Sardines and Safety

    Evelyn Wells

      Julie Davis, Director of Instructional Technology and Innovation at Chattanooga Christian School, self-published a picture book in July. The book, “But What if it Wasn’t a Sardine Delivery Man? The Adventures of Lady Lightning Fingers” is about a little girl, Emma Zoey Malone, who learns the importance of internet safety and being a responsible digital citizen. 

Davis decided to write the book because she wanted to teach her young students about digital citizenship and was frustrated with the lack of resources available. So, she decided to create her own. “I really like sharing picture books with the kids when I teach them, because I feel like unplugging and doing it without technology— to help them see the importance of not always using technology all the time for everything, and I just thought, ‘Hey, maybe I can write the book,’” she says. The book’s titular character was inspired by something from her teaching years. “Many years ago, I used to be a computer teacher in the elementary school, back when basically… I was just teaching a lot of how to keyboard, and I would dress up as a character that I called Lady Lightning Fingers and I would race the students to see who could type the fastest. So then I was like, ‘well there’s my character.’”

     Davis says she decided to write a picture book because she wanted to be able to reach younger kids. “I feel the younger we start talking about it, the more likely they are to accept it,” she says. “If I go into a high school classroom and you’re already making bad choices, you don’t really want to listen to what I say.” She believes that internet safety is important for children to learn, but also wants to focus on digital citizenship. “Any time you go on the internet or use technology, you become a digital citizen,” Davis says. “And with any place you’re a citizen, there are rights and there’s responsibilities.” The book features discussion questions at the end, to help parents and teachers talk about internet safety with kids. 

One thing Davis hopes people will take away from the book is that adults need to take part in teaching digital citizenship. “I want adults to realize that they need to be speaking into these topics with children and helping the children think critically about it,” she says. Davis chose the title because part of the point of the book is that, because Emma Zoey gave out her information to anyone and everyone when she was online, it might not have been a sardine delivery man; it could’ve been someone dangerous who found her information online because she wasn’t careful with it.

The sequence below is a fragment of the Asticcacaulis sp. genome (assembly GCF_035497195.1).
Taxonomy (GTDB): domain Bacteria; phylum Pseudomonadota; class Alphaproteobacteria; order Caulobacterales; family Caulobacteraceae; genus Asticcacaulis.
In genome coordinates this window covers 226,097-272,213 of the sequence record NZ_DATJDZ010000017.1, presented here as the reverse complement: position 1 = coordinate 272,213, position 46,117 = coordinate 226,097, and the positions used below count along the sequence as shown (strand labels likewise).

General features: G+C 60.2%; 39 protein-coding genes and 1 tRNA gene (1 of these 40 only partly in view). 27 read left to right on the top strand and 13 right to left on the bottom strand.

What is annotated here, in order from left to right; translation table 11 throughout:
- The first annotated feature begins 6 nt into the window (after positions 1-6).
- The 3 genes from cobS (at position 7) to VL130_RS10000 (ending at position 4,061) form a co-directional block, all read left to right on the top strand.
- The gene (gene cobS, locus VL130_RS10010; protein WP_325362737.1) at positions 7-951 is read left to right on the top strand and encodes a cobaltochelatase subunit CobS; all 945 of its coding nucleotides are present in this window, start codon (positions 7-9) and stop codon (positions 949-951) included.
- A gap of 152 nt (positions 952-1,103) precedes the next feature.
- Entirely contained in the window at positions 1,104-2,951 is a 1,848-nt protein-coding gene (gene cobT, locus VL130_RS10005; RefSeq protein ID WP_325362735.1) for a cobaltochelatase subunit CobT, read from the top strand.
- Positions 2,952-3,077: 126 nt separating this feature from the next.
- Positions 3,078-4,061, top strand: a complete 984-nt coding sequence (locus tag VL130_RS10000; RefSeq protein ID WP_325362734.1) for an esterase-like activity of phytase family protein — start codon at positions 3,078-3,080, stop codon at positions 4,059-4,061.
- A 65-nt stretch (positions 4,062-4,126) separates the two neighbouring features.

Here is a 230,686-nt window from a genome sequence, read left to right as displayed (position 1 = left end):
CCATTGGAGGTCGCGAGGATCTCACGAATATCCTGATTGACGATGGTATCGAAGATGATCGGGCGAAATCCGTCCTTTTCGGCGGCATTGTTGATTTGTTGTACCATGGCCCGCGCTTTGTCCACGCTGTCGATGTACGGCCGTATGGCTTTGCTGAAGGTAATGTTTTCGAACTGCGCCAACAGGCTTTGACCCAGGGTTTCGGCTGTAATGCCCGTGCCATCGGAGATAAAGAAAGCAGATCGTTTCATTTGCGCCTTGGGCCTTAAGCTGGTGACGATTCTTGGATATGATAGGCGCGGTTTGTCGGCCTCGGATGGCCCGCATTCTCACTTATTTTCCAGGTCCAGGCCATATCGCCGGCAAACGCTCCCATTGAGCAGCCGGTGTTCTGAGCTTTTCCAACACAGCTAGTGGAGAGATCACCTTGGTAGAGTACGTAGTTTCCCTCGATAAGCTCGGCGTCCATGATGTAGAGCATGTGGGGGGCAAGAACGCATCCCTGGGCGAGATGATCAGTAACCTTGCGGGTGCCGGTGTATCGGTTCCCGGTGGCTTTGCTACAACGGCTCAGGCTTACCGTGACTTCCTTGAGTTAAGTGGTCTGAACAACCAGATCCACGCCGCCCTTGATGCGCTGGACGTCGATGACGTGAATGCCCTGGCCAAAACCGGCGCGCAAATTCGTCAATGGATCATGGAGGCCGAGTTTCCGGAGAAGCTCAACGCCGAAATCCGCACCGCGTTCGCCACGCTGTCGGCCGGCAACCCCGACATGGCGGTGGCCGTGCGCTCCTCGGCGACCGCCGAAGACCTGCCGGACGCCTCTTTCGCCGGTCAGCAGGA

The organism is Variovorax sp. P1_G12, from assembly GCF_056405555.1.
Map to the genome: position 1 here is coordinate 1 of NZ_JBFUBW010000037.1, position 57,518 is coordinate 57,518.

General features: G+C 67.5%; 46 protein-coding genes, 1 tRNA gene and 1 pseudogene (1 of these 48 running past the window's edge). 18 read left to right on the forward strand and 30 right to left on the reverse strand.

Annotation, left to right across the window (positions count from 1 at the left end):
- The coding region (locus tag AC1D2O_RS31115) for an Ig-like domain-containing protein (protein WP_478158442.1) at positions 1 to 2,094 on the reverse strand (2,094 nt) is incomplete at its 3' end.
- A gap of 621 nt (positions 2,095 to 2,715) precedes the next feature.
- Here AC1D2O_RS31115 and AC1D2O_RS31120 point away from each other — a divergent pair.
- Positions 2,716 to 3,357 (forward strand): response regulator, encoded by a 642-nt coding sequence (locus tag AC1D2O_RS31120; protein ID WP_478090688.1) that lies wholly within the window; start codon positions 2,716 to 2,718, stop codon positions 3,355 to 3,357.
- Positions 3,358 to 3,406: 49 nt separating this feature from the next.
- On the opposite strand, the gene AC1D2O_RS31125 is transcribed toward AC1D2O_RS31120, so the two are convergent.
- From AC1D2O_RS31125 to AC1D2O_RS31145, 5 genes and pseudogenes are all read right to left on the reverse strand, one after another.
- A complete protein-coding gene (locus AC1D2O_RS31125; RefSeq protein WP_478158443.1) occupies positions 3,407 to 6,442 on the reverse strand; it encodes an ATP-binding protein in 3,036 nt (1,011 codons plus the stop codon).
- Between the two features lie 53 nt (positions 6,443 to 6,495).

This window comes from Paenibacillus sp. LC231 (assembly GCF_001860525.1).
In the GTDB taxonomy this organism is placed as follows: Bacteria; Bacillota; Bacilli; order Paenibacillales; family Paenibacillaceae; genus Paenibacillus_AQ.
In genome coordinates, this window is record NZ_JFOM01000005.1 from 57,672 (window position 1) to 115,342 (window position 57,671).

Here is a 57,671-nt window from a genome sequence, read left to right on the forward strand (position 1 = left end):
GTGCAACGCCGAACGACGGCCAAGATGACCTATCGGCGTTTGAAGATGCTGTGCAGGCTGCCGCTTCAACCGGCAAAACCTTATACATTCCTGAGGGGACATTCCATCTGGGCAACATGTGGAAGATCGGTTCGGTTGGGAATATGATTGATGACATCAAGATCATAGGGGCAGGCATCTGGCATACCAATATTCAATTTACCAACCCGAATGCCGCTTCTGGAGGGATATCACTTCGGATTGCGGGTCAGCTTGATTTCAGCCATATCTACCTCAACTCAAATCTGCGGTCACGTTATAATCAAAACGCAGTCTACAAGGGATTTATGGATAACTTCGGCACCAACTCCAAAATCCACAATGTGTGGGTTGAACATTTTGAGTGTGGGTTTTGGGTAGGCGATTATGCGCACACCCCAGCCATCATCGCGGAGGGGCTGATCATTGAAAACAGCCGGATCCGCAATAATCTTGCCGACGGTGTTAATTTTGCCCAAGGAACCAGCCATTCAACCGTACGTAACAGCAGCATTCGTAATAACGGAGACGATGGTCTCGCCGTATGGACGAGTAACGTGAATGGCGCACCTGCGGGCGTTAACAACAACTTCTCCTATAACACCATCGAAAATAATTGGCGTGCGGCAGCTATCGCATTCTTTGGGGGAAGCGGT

While Davis knew from the start that she wanted to write a picture book, she had a bit of trouble finding an illustrator. “I wanted this to be a total CCS thing,” Davis says. “I wanted it to be me writing the book, I wanted the illustrator to be from CCS… I wanted it to be basically for our school and about our school.” She looked at several students and former students for art before finally deciding on Daniel Grissom, who teaches freshman English at CCS. “…I was talking to Mrs. Platt actually, and I was telling her my concept, and she said, ‘Have you seen Daniel Grissom’s Instagram page?’ she recalls. “I opened it up, and I said, ‘He can do exactly what I wanted to do.’ I wanted really vivid illustrations… And he was a teacher at CCS, so it met that need.”    


     “But What if it Wasn’t a Sardine Delivery Man? The Adventures of Lady Lightning Fingers” can be purchased in paperback on Amazon for $12.